Activities keep them going
I stumbled across a perfect series of stick-on-the-fridge activity sheets at www.victoriawalks.org.au/smartsteps/families/activitysheets and the kids and I had a ball choosing which activity we’d get up to each week….the Nature Bracelet Walk and Remarkable Rubbings Walk have been a big hit and it also encouraged us to match length of time and distance to age groups of the kids.
Name your step games have gone down well too…..Fairy steps, Backwards Steps, Sideways steps, Frog Hop steps, we’ve even had Usain Bolt Fastest man in the World steps…..the sillier the better. The kids loved seeing their folks try to keep up with them.
Bring in the big IT guns
One of my kids is a bit IT-Centric so I found I downloading a few map apps like the Map My Walk app and the Just Start Walking Australia app have been motivating tools to engage him further. I also gave Junior IT dude my iphone a few times to photograph street signs and letterboxes and encouraged him to download them back at home and make them into a powerpoint presentation (yes I know… totally over-thinking it…but it made him keen to walk).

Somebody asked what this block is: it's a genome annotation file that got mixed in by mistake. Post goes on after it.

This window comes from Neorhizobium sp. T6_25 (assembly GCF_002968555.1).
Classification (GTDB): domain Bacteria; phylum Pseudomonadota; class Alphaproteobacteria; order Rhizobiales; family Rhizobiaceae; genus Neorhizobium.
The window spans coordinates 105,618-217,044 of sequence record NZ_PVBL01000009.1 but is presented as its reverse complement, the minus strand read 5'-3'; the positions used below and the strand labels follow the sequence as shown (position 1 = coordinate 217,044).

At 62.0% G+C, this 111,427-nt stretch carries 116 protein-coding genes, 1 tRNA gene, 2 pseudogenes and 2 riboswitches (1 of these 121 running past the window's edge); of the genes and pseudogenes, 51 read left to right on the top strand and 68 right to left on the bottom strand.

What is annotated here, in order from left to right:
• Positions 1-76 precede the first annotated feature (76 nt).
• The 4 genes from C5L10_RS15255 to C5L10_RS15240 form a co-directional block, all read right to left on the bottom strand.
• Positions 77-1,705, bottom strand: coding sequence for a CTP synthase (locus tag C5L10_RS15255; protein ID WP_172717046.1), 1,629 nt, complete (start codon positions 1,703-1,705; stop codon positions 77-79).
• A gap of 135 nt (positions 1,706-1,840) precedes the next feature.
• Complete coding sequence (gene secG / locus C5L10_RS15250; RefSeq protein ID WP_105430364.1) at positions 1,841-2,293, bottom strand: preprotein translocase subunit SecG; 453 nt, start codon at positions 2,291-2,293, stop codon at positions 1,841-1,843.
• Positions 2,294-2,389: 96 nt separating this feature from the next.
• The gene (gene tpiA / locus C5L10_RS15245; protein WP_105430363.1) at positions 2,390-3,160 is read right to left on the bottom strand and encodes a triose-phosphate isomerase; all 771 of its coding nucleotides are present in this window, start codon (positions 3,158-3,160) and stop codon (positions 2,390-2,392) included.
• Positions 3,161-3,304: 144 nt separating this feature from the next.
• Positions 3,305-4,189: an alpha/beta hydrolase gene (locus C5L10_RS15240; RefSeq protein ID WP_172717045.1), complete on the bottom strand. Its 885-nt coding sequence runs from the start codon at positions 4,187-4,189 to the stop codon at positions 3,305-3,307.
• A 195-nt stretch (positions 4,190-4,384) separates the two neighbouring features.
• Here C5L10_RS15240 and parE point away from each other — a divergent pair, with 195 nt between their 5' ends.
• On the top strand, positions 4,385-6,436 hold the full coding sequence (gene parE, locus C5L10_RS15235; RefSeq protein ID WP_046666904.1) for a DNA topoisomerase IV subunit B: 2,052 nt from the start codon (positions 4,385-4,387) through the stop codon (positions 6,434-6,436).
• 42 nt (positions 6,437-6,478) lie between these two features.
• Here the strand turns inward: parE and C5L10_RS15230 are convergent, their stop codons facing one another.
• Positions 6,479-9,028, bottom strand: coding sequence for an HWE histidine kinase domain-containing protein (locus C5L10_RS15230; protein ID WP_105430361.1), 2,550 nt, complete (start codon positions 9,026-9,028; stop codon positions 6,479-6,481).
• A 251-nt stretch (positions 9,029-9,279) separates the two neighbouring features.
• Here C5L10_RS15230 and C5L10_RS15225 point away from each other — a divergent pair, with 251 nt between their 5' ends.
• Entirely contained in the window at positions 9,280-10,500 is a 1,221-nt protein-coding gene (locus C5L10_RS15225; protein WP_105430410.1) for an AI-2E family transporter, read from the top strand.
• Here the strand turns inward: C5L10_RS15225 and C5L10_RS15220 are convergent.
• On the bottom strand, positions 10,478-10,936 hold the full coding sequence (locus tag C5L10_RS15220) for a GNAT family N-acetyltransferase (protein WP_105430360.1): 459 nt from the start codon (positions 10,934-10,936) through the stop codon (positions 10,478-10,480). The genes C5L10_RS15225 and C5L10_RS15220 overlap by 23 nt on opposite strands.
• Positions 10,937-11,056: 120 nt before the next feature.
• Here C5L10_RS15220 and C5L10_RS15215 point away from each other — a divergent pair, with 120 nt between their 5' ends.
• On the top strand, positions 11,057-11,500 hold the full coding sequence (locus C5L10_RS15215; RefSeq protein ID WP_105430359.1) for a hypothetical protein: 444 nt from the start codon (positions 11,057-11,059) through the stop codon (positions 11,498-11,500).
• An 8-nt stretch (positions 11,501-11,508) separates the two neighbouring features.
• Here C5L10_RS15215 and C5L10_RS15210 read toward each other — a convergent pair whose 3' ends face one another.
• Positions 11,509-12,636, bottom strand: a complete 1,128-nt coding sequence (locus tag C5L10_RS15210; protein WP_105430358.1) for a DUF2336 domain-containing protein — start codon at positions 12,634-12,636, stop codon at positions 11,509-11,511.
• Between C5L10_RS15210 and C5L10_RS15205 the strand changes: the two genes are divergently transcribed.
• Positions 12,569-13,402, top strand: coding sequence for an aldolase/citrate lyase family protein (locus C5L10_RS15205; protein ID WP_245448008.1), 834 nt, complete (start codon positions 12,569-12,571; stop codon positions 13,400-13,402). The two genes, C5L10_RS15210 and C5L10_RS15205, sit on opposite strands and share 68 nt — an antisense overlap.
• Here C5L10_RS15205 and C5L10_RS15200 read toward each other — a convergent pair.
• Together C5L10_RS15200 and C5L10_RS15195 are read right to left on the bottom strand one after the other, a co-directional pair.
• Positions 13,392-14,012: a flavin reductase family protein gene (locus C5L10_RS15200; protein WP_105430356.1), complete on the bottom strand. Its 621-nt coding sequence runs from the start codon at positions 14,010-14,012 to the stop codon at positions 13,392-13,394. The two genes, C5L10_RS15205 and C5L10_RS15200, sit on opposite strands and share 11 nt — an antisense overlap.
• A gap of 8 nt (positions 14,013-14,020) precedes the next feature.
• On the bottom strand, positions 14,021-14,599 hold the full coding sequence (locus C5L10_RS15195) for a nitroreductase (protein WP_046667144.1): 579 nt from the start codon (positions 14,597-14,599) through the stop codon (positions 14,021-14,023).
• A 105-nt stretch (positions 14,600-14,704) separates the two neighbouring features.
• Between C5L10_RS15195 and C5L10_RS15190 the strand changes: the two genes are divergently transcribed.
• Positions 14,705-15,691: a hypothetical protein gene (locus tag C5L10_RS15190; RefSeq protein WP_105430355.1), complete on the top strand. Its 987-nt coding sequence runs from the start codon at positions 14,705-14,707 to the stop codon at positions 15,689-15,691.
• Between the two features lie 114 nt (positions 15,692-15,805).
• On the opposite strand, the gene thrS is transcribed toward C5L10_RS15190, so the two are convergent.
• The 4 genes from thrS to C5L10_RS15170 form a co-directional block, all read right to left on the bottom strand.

Push past the whinge
I’m a mum of two happy, active kids, but they are also both the masters of whinge! Sometimes Walk Tall Wednesdays was akin to pulling teeth! So taking them on walks under different excuses helped such as minding the neighbours dog and walking it round the block; dropping back a borrowed item to someone who lives the furthest walking distance away; checking out that house up the road that’s being built and I’ve been guilty of walking them a few km’s to the shops for the ice-cream reward!
Storytime meets walking time
My lot love bedtime stories like The Gruffalo and Going on a Bear Hunt…staples of kindergarten’s and primary school reading times. The Gruffalo is a corker as you can have a lot of fun with voices, and it’s a great book to incorporate into outdoor activities.There’s some easy rhyming lines that are kinda catchy, and you can assign a kid to be the Gruffalo – a modern take on “What’s the Time Mr Wolf?” The Gruffalo has often become a staple on the lagging walk back home!
Taking it into the classroom
Something I didn’t predict was that my kids would become such advocates for walking. They are fixated on November being Walk to School Month across Australia, and I’ve also shared with my school some great curriculum based resources out there for schools to register on-line and incorporate walking themes into lesson plans www.victoriawalks.org.au/smartsteps/primary